Finally, the Lyucu appear savage because of their reductive morals, which justify atrocities against the Lyucu’s enemies. Pékyu Tenryo holds a grossly simple philosophy throughout the text: “If I am mighty, I am good. If I am weak, I am evil. That is all.” This contrasts sharply with the Ano’s emphasis on equity and “the long view” in their political projects. An emphasis on “might” informs Tenryo’s remorseless violence toward his victims; his purpose is to defeat them so severely that they have no power for future retaliation. He lines up surrendered Agon nobles and their children and “smash[es] their skulls one after another.” He burns out the eyes of Luan Zya, breaks his legs, and cuts out his tongue in order to learn how to pass the wall of storms and reach Dara. Most horrifically, he commands the Lyucu to collectively rape and impregnate Ano women to “break the spirit of the native population” and “affirm the Lyucu claim” to the land. Not only do his troops violate Ano bodies at the most basic level, but they are also deliberate with the damage they cause to Ano psyche and society. As the Lyucu classify themselves as “mighty” and “good,” they in turn classify others as “evil” and “weak.”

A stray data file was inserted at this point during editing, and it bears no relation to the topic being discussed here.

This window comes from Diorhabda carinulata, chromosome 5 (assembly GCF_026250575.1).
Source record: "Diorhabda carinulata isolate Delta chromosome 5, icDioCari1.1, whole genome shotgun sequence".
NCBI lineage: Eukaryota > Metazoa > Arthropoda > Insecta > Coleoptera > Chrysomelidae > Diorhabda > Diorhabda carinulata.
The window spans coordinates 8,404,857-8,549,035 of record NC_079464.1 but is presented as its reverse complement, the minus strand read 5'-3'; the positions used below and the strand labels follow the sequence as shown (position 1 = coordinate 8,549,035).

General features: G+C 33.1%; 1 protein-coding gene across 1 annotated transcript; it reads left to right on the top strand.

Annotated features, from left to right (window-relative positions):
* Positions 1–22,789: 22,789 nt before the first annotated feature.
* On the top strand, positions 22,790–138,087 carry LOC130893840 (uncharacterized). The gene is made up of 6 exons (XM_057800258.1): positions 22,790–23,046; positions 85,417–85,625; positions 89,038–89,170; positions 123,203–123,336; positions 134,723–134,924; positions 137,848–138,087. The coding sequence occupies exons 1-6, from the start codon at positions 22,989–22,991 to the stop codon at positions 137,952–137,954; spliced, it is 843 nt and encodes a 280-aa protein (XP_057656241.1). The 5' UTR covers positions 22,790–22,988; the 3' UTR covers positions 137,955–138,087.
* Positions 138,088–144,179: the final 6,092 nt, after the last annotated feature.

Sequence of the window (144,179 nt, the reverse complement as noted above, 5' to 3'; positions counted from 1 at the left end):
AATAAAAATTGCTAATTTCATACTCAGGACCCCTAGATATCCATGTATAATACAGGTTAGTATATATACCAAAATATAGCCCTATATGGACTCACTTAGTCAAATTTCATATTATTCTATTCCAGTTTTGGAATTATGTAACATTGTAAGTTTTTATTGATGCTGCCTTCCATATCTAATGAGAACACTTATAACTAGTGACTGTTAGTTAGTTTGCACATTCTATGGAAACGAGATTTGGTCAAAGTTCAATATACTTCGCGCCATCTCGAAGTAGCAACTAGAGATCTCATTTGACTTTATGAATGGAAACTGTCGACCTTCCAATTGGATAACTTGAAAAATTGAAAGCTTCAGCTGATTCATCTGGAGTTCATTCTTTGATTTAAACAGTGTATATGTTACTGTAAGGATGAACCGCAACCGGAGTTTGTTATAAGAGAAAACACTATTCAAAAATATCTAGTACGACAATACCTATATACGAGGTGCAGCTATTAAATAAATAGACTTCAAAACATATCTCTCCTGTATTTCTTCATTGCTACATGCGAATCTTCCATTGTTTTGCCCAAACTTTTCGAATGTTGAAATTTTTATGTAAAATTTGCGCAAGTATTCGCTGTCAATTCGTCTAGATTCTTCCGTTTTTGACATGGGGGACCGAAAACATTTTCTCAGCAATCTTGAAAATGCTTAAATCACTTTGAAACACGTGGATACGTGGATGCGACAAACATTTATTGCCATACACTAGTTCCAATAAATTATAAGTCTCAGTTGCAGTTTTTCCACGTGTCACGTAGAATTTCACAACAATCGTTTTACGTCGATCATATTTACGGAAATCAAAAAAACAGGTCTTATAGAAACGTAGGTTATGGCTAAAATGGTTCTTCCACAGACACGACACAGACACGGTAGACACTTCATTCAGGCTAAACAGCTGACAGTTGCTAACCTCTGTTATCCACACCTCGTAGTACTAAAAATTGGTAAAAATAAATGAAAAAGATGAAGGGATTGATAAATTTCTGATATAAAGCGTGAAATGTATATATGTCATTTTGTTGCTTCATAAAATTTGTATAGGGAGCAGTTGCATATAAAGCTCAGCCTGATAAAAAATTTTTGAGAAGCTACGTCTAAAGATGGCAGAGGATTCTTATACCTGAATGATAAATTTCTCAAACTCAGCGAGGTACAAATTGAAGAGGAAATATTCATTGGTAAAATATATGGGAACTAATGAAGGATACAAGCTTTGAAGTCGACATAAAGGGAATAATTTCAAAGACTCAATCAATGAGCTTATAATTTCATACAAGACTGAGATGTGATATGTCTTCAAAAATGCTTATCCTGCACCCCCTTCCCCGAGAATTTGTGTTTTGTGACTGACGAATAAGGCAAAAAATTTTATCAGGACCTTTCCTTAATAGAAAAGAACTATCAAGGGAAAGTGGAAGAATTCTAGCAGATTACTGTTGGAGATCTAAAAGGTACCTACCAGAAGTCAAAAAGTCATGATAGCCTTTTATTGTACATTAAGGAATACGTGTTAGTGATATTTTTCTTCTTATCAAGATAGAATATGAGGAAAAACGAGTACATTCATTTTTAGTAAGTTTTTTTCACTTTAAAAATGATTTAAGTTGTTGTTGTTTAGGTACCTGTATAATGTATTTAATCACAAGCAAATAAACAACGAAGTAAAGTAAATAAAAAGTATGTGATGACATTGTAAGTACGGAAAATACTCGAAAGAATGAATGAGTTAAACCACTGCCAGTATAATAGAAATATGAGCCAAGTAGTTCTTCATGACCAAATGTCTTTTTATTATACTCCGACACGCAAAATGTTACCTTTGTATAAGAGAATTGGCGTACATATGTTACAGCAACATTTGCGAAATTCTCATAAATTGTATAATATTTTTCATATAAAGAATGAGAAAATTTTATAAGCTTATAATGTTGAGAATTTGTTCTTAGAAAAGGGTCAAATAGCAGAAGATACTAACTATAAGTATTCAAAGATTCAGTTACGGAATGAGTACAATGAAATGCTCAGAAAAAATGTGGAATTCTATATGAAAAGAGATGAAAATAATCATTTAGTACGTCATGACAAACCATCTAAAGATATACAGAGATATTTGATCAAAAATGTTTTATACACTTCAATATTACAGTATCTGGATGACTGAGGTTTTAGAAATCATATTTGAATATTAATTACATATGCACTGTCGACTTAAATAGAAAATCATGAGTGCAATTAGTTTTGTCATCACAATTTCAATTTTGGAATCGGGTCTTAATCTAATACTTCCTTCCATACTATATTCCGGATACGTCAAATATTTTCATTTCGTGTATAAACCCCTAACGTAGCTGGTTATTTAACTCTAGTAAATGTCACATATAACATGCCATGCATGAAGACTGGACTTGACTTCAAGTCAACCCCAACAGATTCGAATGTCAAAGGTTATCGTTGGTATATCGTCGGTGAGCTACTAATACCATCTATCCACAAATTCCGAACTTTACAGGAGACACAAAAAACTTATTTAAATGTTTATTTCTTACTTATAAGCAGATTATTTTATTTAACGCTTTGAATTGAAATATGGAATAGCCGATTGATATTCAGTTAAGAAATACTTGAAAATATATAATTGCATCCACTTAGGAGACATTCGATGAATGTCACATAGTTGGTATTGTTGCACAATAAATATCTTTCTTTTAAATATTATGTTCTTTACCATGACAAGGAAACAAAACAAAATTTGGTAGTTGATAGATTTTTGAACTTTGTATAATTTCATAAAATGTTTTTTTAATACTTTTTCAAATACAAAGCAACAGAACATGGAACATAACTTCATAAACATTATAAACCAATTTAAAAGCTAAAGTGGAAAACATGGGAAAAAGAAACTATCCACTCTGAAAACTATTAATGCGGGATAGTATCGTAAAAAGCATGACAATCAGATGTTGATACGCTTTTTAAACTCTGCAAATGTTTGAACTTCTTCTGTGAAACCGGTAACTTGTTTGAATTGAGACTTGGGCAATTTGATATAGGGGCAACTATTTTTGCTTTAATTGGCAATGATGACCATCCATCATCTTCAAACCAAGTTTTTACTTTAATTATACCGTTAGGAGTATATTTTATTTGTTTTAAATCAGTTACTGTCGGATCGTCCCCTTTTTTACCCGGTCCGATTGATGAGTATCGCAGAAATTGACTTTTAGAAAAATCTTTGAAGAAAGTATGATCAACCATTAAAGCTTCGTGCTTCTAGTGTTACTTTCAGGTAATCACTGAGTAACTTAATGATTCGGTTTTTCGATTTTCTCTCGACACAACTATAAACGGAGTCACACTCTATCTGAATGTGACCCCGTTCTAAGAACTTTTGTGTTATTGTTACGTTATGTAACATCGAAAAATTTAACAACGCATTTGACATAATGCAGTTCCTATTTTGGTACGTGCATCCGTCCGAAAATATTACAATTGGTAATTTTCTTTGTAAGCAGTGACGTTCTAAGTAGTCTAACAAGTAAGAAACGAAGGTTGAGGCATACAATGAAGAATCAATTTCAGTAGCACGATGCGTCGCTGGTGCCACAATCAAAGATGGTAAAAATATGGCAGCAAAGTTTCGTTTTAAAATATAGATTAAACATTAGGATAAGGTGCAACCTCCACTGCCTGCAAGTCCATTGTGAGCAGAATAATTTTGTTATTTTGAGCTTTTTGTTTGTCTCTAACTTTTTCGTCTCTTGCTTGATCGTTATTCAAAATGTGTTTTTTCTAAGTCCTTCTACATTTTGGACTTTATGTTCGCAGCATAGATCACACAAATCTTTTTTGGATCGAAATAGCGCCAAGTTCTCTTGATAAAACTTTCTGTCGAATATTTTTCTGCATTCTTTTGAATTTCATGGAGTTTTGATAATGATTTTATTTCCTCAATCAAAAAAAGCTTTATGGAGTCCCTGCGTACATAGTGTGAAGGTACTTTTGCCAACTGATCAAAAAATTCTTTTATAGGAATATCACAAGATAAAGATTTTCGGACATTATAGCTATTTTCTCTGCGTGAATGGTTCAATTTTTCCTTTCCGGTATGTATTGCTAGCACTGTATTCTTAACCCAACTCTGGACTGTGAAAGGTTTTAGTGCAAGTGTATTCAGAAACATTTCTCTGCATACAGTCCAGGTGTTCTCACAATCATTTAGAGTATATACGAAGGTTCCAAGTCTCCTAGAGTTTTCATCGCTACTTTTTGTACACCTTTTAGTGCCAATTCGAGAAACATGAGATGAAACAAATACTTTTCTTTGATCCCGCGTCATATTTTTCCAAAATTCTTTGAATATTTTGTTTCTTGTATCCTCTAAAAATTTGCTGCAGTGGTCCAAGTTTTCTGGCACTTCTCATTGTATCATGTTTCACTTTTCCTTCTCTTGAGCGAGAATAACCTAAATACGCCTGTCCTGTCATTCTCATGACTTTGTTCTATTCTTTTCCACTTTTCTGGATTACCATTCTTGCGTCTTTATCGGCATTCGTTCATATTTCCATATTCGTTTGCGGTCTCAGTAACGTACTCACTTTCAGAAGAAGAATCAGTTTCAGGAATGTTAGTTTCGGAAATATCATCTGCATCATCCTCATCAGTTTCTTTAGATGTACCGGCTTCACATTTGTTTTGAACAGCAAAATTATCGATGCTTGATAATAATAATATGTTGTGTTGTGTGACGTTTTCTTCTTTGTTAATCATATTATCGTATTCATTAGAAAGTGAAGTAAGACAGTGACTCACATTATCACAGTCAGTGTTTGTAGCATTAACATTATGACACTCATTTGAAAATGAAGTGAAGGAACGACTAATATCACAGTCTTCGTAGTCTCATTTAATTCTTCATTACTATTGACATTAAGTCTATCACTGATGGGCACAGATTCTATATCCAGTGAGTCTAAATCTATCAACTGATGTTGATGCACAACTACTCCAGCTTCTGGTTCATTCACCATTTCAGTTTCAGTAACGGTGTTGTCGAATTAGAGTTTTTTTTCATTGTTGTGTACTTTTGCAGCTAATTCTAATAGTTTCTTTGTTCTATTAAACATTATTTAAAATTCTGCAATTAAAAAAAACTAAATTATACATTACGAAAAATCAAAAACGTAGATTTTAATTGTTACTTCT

In contrast to these hateful and reductive binaries, the Ano believe that the “good” relies upon voluntary collaboration rather than force. The political technologies of the Ano seek to create advancement opportunities for those without power. In return, the Dara state asks newly empowered individuals for civic support. Empress Jia develops an elaborate system of rules, “recorded in books and reified by repetition,” to encourage the Ano to live together under a peaceful bureaucracy. The Grand Examinations, a “continuation and refinement” of previous educational practices, encourages scholars from impoverished backgrounds to compete for imperial court positions. Dara’s complex, generations-long, and statewide projects aim to decentralize power rather than concentrate it. Also unlike the Lyucu, numerous Ano willingly sacrifice their own lives for dreams of future peace. Emperor Kuni wounds and then drowns himself to avoid being reduced to a hostage and bargaining chip for the Lyucu. Princess Théra leaves her partner and enters a political marriage to invade the Lyucu homeland and raise a garinafin army of her own. Marshal Gin Mazoti and her captain call themselves mere “cüpa stone[s]” in a strategic game, and they kill themselves to defeat Pékyu Tenryo in battle. While the Lyucu mindlessly slay under a murderous objectifying ideology, the Ano value diversity, collaboration, and choice above all else.